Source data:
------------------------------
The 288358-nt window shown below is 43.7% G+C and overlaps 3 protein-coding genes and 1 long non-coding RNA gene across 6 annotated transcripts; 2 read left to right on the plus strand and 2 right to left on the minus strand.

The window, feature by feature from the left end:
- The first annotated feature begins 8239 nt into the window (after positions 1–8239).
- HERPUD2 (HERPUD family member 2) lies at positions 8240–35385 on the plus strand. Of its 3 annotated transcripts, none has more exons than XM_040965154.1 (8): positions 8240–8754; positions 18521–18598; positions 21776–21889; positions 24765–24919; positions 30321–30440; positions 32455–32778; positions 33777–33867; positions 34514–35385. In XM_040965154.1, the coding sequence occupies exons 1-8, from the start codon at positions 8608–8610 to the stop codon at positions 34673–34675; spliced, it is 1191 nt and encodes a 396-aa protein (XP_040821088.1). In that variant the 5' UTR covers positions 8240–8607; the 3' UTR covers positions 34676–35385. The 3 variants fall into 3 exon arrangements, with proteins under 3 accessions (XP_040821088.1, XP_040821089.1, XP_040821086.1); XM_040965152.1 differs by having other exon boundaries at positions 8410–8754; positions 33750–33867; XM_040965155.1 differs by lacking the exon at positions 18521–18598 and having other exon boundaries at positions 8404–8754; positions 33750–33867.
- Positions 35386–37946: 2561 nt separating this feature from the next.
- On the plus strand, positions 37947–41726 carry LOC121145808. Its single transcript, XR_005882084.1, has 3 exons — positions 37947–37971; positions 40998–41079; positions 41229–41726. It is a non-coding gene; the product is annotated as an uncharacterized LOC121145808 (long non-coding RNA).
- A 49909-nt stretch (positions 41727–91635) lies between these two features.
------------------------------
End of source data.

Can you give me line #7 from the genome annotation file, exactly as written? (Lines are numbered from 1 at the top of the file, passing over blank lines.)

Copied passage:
- A 49909-nt stretch (positions 41727–91635) lies between these two features.